### Abstract

In a Bayesian learning setting, the posterior distribution of a
predictive model arises from a trade-off between its prior distribution
and the conditional likelihood of observed data. Such distribution
functions usually rely on additional hyperparameters which need to be
tuned in order to achieve optimum predictive performance; this operation
can be efficiently performed in an Empirical Bayes fashion by maximizing
the posterior marginal likelihood of the observed data. Since the score
function of this optimization problem is in general characterized by the
presence of local optima, it is necessary to resort to global
optimization strategies, which require a large number of function
evaluations. Given that the evaluation is usually computationally
intensive and badly scaled with respect to the dataset size, the maximum
number of observations that can be treated simultaneously is quite
limited. In this paper, we consider the case of hyperparameter tuning in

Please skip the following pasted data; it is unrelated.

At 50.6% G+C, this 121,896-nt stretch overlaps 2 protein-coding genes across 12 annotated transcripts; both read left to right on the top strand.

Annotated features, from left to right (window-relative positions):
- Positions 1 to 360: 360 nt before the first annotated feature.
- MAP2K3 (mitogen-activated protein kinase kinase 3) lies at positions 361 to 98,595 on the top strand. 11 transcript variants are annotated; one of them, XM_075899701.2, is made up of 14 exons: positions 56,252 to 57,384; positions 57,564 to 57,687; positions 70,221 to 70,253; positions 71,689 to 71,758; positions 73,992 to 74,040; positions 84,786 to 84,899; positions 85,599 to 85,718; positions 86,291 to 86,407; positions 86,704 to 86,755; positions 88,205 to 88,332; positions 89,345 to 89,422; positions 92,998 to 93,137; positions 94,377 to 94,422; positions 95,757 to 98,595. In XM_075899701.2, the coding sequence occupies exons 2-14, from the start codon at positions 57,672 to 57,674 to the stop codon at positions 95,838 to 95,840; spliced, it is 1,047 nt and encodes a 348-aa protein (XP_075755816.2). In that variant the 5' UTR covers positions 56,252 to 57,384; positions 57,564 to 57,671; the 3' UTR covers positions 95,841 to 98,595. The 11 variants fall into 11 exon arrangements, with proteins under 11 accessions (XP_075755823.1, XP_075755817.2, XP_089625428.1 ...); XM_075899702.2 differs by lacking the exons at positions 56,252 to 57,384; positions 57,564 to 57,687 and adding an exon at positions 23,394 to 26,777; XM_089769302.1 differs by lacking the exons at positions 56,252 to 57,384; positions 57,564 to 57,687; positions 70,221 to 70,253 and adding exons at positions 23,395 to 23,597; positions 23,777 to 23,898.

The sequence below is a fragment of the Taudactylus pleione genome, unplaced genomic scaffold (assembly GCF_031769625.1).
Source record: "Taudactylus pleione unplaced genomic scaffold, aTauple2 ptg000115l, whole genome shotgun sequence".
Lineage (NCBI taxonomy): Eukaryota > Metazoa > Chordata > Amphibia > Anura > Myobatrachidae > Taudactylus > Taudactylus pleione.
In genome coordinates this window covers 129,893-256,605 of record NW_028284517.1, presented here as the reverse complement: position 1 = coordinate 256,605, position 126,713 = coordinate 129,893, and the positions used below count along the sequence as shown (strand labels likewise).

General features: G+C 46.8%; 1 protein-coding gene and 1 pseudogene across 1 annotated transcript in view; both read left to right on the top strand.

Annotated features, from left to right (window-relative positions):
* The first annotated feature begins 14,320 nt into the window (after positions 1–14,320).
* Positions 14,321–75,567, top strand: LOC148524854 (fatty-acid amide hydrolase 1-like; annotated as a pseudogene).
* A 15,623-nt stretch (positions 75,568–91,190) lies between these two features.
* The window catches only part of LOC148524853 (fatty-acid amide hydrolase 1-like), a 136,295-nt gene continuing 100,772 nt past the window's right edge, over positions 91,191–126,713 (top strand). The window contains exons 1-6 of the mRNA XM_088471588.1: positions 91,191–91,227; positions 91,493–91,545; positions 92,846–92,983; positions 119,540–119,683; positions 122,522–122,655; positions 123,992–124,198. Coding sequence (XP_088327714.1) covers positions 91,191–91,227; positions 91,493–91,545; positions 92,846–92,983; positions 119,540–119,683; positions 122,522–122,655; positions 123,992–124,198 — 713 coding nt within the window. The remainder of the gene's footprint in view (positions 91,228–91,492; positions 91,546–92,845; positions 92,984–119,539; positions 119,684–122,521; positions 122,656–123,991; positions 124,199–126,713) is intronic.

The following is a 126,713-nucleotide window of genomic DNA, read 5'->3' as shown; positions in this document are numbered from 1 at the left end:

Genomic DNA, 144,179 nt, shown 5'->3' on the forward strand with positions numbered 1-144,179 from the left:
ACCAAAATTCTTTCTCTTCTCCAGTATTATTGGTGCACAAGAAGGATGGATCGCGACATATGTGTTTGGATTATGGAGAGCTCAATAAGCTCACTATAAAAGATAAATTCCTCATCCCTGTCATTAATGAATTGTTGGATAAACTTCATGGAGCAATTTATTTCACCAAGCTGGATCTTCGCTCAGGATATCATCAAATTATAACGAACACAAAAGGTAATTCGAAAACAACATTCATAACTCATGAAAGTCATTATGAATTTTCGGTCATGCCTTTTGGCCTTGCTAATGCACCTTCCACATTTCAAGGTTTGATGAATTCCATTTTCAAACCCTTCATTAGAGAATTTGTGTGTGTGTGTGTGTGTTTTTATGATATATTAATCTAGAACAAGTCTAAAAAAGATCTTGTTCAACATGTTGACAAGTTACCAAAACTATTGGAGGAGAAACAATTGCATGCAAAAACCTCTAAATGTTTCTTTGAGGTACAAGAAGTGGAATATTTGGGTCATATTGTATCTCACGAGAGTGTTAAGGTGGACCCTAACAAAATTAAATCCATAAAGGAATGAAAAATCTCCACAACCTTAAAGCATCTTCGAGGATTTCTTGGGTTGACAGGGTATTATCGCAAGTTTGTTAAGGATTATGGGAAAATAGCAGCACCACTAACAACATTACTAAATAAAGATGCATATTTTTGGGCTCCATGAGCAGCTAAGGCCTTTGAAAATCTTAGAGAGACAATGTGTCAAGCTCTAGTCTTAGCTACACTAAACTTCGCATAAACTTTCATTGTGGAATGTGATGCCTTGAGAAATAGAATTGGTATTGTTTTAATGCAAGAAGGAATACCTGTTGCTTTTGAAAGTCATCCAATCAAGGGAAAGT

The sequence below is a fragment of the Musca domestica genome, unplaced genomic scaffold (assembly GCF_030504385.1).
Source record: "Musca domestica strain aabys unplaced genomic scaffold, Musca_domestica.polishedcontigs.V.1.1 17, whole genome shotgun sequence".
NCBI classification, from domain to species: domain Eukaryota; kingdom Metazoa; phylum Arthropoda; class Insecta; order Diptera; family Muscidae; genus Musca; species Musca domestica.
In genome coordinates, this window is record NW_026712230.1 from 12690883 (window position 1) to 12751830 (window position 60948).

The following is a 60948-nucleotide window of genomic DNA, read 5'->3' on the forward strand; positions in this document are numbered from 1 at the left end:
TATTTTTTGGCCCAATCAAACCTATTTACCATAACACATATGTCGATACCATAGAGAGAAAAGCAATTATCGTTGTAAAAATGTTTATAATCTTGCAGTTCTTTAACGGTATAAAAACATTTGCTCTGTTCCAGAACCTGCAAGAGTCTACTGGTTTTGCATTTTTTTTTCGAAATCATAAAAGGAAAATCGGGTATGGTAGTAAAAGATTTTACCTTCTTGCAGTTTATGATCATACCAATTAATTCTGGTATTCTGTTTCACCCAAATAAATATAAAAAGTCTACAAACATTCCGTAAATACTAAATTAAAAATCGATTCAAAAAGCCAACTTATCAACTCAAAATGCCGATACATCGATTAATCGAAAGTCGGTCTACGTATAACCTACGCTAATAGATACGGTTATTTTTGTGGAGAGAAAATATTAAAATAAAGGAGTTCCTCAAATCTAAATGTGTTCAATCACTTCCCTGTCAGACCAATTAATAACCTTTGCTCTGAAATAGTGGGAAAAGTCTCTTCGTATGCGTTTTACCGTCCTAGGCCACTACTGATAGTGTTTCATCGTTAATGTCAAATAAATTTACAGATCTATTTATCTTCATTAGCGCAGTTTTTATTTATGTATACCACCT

Gaussian process regression. A straightforward implementation of the
posterior log-likelihood for this model requires O(N^3) operations for
every iteration of the optimization procedure, where N is the number of
examples in the input dataset. We derive a novel set of identities that
allow, after an initial overhead of O(N^3), the evaluation of the score
function, as well as the Jacobian and Hessian matrices, in O(N)
operations. We prove how the proposed identities, that follow from the
eigendecomposition of the kernel matrix, yield a reduction of several
orders of magnitude in the computation time for the hyperparameter
optimization problem. Notably, the proposed solution provides
computational advantages even with respect to state of the art
approximations that rely on sparse kernel matrices.

Original language | English |
---|---|

Pages (from-to) | 6546 |

Journal | eprint arXiv:1110.6546 |

Volume | 1110 |

Publication status | Published - 01 Oct 2011 |

### Keywords

- Statistics - Machine Learning
- Statistics - Computation
- 60G15

## Fingerprint Dive into the research topics of 'Efficient Marginal Likelihood Computation for Gaussian Process Regression'. Together they form a unique fingerprint.

## Cite this

Schirru, A., Pampuri, S., De Nicolao, G., & McLoone, S. (2011). Efficient Marginal Likelihood Computation for Gaussian Process Regression.

*eprint arXiv:1110.6546*,*1110*, 6546. http://adsabs.harvard.edu/abs/2011arXiv1110.6546S